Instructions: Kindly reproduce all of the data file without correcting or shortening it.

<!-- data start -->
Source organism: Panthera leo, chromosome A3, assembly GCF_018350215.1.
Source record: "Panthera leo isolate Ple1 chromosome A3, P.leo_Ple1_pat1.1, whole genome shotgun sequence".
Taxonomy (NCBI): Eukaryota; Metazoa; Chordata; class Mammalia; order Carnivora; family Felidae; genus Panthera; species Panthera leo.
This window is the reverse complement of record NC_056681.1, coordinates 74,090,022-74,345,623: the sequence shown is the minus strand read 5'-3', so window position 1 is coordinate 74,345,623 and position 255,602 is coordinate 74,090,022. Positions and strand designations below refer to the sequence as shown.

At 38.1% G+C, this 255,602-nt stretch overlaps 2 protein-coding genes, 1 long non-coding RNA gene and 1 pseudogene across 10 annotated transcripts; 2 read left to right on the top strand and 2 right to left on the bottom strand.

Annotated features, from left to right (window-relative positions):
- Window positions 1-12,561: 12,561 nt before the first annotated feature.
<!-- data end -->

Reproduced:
Source organism: Panthera leo, chromosome A3, assembly GCF_018350215.1.
Source record: "Panthera leo isolate Ple1 chromosome A3, P.leo_Ple1_pat1.1, whole genome shotgun sequence".
Taxonomy (NCBI): Eukaryota; Metazoa; Chordata; class Mammalia; order Carnivora; family Felidae; genus Panthera; species Panthera leo.
This window is the reverse complement of record NC_056681.1, coordinates 74,090,022-74,345,623: the sequence shown is the minus strand read 5'-3', so window position 1 is coordinate 74,345,623 and position 255,602 is coordinate 74,090,022. Positions and strand designations below refer to the sequence as shown.

At 38.1% G+C, this 255,602-nt stretch overlaps 2 protein-coding genes, 1 long non-coding RNA gene and 1 pseudogene across 10 annotated transcripts; 2 read left to right on the top strand and 2 right to left on the bottom strand.

Annotated features, from left to right (window-relative positions):
- Window positions 1-12,561: 12,561 nt before the first annotated feature.